“This situation, it just seems like the protections are so lax and the confines are so great, and people are really, they’re really not comfortable with the whole thing,” he said of the bridge program.

Roussell said the instructors he spoke with who had questioned safety guidelines in the program ended up not getting offered a contract to teach.

“A lot of these folks are non-tenure-track faculty. [Or] they’re adjuncts there,” he said. “A lot of them stitched together a living by teaching summer classes.”

Zeisman-Pereyo, the program coordinator, said there was not enough interest from students to warrant more online sections of classes.

“This program was always intended to be in person,” she said.

Zeisman-Pereyo said there are two online sections for each of the courses, and none of them are full.

Portland State University Library

Portland State University Library

Hanin Najjar / OPB

Concerns about COVID-19 safety are not unwarranted.

Coco Paton, an 18-year-old student in the program, learned she had COVID-19 during the program’s third week. Paton is isolated in her PSU dorm room and has continued the program online.

She said, before she got sick, the safety precautions were confusing.


“A lot of different [resident assistants], they’re called ‘peer mentors,’ have given us different rules and stuff and it was really, really confusing, and a lot of people have been getting in trouble,” she said.

“It’s just been weird because we’re allowed to be in the dining hall with over 100 people without masks, super close to each other, eating and people share drinks and food, and that’s not a problem for them,” Paton said. “But when we come together in smaller groups with masks in an enclosed area, we’ve gotten in trouble.”

Zeisman-Pereyo assures that the program has taken “100% appropriate measures” to keep students, instructors and student-mentors safe.

She said an email was sent out to every student in Paton’s class and that the class has gone fully remote. She said per CDC guidelines, every person who was exposed will need to get tested.

“From the standpoint of the classroom, everything has been very safe. I have not heard one complaint from instructors. Everyone has been fully wearing masks,” Zeisman-Pereyo said. “Where issues could potentially be arising is scholars making their own decisions not to wear masks outside of the classroom, and we can’t control what people do on their own personal time.”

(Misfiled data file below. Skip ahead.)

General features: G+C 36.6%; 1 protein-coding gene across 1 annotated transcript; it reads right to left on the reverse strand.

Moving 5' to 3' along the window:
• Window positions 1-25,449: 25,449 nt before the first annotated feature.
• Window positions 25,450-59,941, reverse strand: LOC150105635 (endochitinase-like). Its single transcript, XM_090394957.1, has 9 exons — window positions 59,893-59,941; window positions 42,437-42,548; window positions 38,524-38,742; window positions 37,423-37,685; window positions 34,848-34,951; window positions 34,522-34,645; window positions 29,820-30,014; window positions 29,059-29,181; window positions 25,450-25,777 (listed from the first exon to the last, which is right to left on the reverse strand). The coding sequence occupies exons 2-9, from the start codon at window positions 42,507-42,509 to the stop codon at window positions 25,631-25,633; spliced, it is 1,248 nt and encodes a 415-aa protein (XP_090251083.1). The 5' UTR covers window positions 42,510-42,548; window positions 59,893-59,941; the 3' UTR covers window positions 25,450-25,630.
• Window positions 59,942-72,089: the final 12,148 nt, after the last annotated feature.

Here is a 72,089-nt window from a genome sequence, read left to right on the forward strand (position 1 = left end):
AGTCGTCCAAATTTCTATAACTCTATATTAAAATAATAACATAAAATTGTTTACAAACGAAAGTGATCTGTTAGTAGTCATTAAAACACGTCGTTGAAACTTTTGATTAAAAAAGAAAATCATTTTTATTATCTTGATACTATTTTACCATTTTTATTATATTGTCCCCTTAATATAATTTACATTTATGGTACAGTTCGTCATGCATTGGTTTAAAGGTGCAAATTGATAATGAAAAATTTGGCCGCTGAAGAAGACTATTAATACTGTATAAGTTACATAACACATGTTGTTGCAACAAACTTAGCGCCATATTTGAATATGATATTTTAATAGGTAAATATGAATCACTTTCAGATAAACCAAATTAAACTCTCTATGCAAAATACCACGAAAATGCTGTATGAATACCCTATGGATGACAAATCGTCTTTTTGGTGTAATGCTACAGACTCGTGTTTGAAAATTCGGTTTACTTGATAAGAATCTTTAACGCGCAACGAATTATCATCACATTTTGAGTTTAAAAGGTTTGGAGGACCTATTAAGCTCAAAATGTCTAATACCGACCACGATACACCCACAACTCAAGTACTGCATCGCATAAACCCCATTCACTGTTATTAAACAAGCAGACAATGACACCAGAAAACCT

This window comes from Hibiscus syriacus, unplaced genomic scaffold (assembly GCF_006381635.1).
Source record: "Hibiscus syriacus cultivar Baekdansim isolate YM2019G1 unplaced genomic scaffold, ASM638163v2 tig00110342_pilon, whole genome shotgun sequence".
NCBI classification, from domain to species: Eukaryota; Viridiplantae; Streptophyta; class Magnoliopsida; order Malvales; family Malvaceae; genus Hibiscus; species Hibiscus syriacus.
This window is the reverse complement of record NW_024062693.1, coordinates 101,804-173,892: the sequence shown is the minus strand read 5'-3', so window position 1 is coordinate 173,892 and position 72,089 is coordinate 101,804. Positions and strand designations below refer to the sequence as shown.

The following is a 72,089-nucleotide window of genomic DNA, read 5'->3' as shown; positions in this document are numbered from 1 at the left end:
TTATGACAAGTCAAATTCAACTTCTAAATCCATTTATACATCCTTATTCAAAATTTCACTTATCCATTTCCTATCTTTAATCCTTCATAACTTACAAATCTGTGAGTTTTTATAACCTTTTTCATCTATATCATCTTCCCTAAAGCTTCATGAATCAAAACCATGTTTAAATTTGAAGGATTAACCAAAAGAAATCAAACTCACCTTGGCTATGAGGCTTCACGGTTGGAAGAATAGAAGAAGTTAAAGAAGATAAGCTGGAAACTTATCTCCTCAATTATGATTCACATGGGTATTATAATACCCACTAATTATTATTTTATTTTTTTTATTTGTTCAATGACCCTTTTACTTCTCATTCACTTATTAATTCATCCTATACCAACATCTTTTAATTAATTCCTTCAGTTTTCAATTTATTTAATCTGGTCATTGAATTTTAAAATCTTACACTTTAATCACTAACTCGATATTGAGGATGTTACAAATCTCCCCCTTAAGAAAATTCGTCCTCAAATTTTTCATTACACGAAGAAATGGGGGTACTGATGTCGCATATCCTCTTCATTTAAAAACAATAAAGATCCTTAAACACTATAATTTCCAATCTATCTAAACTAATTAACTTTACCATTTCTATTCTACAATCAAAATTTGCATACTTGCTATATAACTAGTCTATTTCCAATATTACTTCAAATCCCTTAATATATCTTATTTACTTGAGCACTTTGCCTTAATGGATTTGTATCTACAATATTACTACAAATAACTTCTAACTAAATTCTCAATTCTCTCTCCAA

‘We didn’t realize that this was what we were being asked to do’

The summer bridge program relies heavily on ‘peer mentors’ — current students at PSU — for a variety of duties. Though, there’s also a sentiment among them that the job demands go beyond what they signed up for.

One peer mentor told OPB the program’s job requirements were unclear, and that they are being asked to do things they’re not prepared for. They also did not know it was a requirement to live on-campus, in the dorms, to work for the program.

In addition, the mentor said they are sometimes tasked with leading the “academic skills” course, which includes discussions about time management, study strategies and dealing with anxiety. They said the mentors must also organize social events for the students.

“We’re on-call 24/7,” the peer mentor said, who did not want to use their name so as not to jeopardize future employment with PSU. “We’re running around going to class, trying to fit in time to eat, and we are then going to another class or putting together an event.”

Zeisman-Pereyo said living in the dorms was both part of the job description and in the application for the peer mentors.

She said she had not heard about some of the other concerns and will be reaching out to all of the mentors to follow up.

Mostly, the mentor said, they are worried about the incoming freshmen in the program — a significant number of whom are coming to PSU with a lower grade point average, and many of whom are students of color.

The mentor said they have seen some of the students crying in class or in the dorms.

“I’ve gone to college as a freshman, and I’ve been in class with freshmen, and I’ve never seen this amount of overwhelm,” they said. “We’re worried that they will drop out of this program, of college. It doesn’t matter how much you say, ‘College isn’t actually like this.’ It’s burning them out so that when they come to college, they won’t have anything left.”

Addressing stress is one of the main reasons the program was created, Zeisman-Pereyo said, and she said students’ mental health is a major concern.

“When you couple the stress that students usually experience and layer COVID on top of that, plus being away from home for the first time, we are bound to see scholars who are feeling worn out,” she said.